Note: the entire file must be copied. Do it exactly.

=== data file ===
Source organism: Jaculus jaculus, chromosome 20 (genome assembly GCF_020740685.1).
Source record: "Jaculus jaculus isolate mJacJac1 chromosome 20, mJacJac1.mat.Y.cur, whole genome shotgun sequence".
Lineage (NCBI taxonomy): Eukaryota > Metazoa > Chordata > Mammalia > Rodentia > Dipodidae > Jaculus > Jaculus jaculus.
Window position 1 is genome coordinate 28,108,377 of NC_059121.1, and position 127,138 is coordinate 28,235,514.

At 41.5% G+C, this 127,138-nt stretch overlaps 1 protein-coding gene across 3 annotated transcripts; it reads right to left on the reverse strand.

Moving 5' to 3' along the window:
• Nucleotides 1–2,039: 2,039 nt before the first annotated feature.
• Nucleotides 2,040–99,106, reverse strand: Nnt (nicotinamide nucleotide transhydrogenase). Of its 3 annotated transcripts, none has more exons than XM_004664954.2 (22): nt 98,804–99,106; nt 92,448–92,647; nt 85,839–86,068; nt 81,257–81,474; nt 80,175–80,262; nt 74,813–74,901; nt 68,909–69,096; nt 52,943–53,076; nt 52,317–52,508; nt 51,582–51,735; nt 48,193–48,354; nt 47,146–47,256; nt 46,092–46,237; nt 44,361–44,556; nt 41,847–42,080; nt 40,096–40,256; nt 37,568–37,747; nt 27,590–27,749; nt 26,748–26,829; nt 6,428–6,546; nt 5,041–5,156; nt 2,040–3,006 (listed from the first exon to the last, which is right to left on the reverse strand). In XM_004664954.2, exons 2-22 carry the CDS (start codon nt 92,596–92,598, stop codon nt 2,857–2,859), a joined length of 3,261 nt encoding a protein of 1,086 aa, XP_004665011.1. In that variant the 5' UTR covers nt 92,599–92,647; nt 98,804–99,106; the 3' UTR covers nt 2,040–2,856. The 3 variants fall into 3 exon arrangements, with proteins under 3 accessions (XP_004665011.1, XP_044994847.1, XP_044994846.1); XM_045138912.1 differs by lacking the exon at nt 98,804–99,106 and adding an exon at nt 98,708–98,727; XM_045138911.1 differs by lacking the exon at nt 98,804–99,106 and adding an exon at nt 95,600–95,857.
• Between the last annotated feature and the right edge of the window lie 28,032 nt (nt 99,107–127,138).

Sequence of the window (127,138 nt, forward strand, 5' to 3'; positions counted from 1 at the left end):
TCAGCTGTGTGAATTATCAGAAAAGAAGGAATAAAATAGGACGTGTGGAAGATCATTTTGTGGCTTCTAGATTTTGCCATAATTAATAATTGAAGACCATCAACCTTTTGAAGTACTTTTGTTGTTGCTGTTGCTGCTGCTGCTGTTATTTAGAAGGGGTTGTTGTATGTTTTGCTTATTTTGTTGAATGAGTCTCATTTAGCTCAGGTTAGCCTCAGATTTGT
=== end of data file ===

Source organism: Jaculus jaculus, chromosome 20 (genome assembly GCF_020740685.1).
Source record: "Jaculus jaculus isolate mJacJac1 chromosome 20, mJacJac1.mat.Y.cur, whole genome shotgun sequence".
Lineage (NCBI taxonomy): Eukaryota > Metazoa > Chordata > Mammalia > Rodentia > Dipodidae > Jaculus > Jaculus jaculus.
Window position 1 is genome coordinate 28,108,377 of NC_059121.1, and position 127,138 is coordinate 28,235,514.

At 41.5% G+C, this 127,138-nt stretch overlaps 1 protein-coding gene across 3 annotated transcripts; it reads right to left on the reverse strand.

Moving 5' to 3' along the window:
• Nucleotides 1–2,039: 2,039 nt before the first annotated feature.
• Nucleotides 2,040–99,106, reverse strand: Nnt (nicotinamide nucleotide transhydrogenase). Of its 3 annotated transcripts, none has more exons than XM_004664954.2 (22): nt 98,804–99,106; nt 92,448–92,647; nt 85,839–86,068; nt 81,257–81,474; nt 80,175–80,262; nt 74,813–74,901; nt 68,909–69,096; nt 52,943–53,076; nt 52,317–52,508; nt 51,582–51,735; nt 48,193–48,354; nt 47,146–47,256; nt 46,092–46,237; nt 44,361–44,556; nt 41,847–42,080; nt 40,096–40,256; nt 37,568–37,747; nt 27,590–27,749; nt 26,748–26,829; nt 6,428–6,546; nt 5,041–5,156; nt 2,040–3,006 (listed from the first exon to the last, which is right to left on the reverse strand). In XM_004664954.2, exons 2-22 carry the CDS (start codon nt 92,596–92,598, stop codon nt 2,857–2,859), a joined length of 3,261 nt encoding a protein of 1,086 aa, XP_004665011.1. In that variant the 5' UTR covers nt 92,599–92,647; nt 98,804–99,106; the 3' UTR covers nt 2,040–2,856. The 3 variants fall into 3 exon arrangements, with proteins under 3 accessions (XP_004665011.1, XP_044994847.1, XP_044994846.1); XM_045138912.1 differs by lacking the exon at nt 98,804–99,106 and adding an exon at nt 98,708–98,727; XM_045138911.1 differs by lacking the exon at nt 98,804–99,106 and adding an exon at nt 95,600–95,857.
• Between the last annotated feature and the right edge of the window lie 28,032 nt (nt 99,107–127,138).

Sequence of the window (127,138 nt, forward strand, 5' to 3'; positions counted from 1 at the left end):
TCAGCTGTGTGAATTATCAGAAAAGAAGGAATAAAATAGGACGTGTGGAAGATCATTTTGTGGCTTCTAGATTTTGCCATAATTAATAATTGAAGACCATCAACCTTTTGAAGTACTTTTGTTGTTGCTGTTGCTGCTGCTGCTGTTATTTAGAAGGGGTTGTTGTATGTTTTGCTTATTTTGTTGAATGAGTCTCATTTAGCTCAGGTTAGCCTCAGATTTGT